The Holidays with ADHD Children
"Tis the season to be jolly...," is one of the favorite Christmas Carols. Children are home from school, families will either visit loved ones or will have relative visit their home. There is lots of leisure time. It would seem that free time from work and school is ideal. Everyone is at home or visiting relatives, the fireplace is going, its a warm, cozy and loving period of time.
In reality, holidays and vacations, when schools are closed and the children have lots of free time at home, is extremely difficult for those parents with children who have ADHD. Rather than feeling "jolly," these parents feel anticipatory dread at the thought of their children being out of control. Of course, most families become somewhat apprehensive about what to do with the children when schools are closed.
A complicating factor for parents with ADHD children is that they too may suffer from the same disorder. It is easy for adults with ADHD to experience feeling overwhelmed and irritable and short tempered at this time of year. This is due to the fact that holiday time often feels disruptive to the familiar and well established daily routines.
Can Chaos be Avoided?
Even if you are a parent with ADHD and your children share the disorder, it is possible to reduce stress during holiday time. Here are some ideas.
Ideas for Reducing Problems:
1. It is important for all children to fit into a routine type of schedule. With ADHD this is even more important. During the Holidays, it is important for parents and children to adhere to a similar type of schedule that they are accustomed to during the work week.
2. Adhering to a regular schedule means continuing to have three meals per day and to eat the proper foods.
3. Maintaining structured activities are important for ADHD children so as to avoid leisure time that they find boring and an invitation to get into trouble. As much as possible, plans should be made with children and prior to the holidays as to the types of things they want to do.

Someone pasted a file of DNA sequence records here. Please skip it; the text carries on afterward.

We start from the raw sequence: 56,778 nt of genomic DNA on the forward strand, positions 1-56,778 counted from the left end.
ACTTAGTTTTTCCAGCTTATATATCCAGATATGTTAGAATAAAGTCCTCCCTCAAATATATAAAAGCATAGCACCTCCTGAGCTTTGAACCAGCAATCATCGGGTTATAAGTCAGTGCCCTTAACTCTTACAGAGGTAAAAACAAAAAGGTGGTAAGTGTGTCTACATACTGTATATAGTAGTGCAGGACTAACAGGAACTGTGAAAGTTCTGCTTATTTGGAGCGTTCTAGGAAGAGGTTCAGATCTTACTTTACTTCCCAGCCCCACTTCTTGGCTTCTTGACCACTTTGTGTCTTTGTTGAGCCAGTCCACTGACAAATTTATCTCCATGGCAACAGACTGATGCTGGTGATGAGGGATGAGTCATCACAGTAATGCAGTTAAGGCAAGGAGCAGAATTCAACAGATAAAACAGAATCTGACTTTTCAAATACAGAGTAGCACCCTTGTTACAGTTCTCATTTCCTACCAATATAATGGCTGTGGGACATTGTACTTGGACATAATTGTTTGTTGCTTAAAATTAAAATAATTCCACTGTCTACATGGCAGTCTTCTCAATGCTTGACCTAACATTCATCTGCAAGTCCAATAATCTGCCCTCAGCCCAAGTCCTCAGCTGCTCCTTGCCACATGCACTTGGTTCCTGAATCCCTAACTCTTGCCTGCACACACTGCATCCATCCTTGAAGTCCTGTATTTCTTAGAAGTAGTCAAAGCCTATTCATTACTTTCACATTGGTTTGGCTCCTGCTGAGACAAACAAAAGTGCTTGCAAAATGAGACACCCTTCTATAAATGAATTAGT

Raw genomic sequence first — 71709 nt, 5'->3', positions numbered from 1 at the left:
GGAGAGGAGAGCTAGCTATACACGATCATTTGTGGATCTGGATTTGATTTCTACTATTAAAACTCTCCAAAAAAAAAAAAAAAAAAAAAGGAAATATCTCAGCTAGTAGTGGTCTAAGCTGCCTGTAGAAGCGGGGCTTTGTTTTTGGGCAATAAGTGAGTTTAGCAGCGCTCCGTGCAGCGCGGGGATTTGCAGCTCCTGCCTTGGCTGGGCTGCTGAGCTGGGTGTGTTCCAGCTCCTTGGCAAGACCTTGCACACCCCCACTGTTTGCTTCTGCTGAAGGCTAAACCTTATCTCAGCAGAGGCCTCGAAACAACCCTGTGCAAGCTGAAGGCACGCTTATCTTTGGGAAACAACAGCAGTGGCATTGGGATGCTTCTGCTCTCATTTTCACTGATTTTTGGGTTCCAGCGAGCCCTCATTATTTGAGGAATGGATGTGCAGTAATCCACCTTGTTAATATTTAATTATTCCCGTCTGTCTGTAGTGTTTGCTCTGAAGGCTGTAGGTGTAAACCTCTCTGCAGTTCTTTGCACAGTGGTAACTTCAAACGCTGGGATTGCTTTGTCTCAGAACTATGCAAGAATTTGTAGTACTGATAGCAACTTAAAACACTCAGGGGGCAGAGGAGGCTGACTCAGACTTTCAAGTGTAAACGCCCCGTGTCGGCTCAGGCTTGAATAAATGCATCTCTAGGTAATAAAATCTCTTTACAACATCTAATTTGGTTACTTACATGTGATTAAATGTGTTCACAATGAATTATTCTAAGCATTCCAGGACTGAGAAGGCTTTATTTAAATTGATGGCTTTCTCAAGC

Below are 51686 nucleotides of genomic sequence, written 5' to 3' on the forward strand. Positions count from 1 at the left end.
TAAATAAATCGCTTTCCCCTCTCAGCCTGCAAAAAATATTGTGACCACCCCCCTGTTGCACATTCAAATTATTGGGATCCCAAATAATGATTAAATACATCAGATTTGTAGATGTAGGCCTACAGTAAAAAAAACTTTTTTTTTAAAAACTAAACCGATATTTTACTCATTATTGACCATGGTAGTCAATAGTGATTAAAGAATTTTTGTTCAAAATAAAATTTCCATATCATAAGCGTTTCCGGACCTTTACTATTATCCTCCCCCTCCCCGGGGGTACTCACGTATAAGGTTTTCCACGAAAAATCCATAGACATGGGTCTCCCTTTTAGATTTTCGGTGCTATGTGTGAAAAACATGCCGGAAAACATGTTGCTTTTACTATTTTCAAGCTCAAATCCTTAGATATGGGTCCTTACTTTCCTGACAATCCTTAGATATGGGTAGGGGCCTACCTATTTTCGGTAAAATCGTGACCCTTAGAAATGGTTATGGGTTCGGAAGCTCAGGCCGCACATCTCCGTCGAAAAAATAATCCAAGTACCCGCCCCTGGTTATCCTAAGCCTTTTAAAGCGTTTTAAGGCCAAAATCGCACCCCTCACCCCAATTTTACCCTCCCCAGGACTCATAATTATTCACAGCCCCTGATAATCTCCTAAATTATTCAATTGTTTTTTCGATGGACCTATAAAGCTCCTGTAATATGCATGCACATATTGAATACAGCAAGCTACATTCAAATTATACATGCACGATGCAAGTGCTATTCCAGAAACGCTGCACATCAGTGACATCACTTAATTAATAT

4. When either visiting relative and friends or remaining at home to entertain guests, standards of good conduct should be reviewed with the children. It is always a good idea to have a list of rules and regulations posted on an erasure board with a column for rewards, in order to reinforce the behaviors that are agreed upon that are necessary. This may include everything from having the children make their beds to avoid yelling and getting "out of control."
5. Holiday does not mean a holiday from medication. If children are taking stimulant medication that is working to control Hyperactivity and improve focused attention, they will need that medication during the week off for Christmas vacation. They are being called upon to be social with visiting friends and relatives and to behave properly now even though they are not in school.
6. When making plans for the Holidays, it is not only the children who should be included. Too many marriages are strained because of the stress of handling ADHD children. I have read estimates that 23% of marriages end in divorce when there are children with this disorder. Therefore, it essential that parents communicate with one another and have their input with regard to planning.
7. In fact, it is important for parents to find time to be alone with one another during this season. Baby sitters or visiting relatives can and should be asked to supervise the kids while parents take an afternoon, evening or entire day off for one another.
8. All that is being suggested here includes parents with Adult ADHD. This is not an easy task and that is why spouses need to work jointly to accomplish the mission of getting through the season with a minimum of disruption.
9. Whether the parents have ADHD or not, it is important to find time to destress by getting plenty of exercise, meditating and finding some leisure time.
10. During the Holiday Season, children also need time for plenty of exercise. This holds true for all children but particularly for those with ADHD. Exercise helps them calm their impulsiveness and Hyperactivity.
11. Just as its necessary for parents to find time for one another and each for his or her self, it is also vital that each child be given private time. Children need attention, warmth and love and this is even more true for these disordered children. Discuss the options with the children but, however you do it, make certain they get lots of personal and positive attention.
This is just a partial list of tips for parents of ADHD children. Each parent and couple needs to find strategies that work for them.
Regardless of how you plan your holidays, the key word here is PLAN. Unstructured time is the enemy for all children and families. It is more of an enemy when you and your child have ADHD.
Have a wonderful Holiday Season, as free of stress as possible.
Your comments and suggestions are welcome.
Allan N. Schwartz, PhD.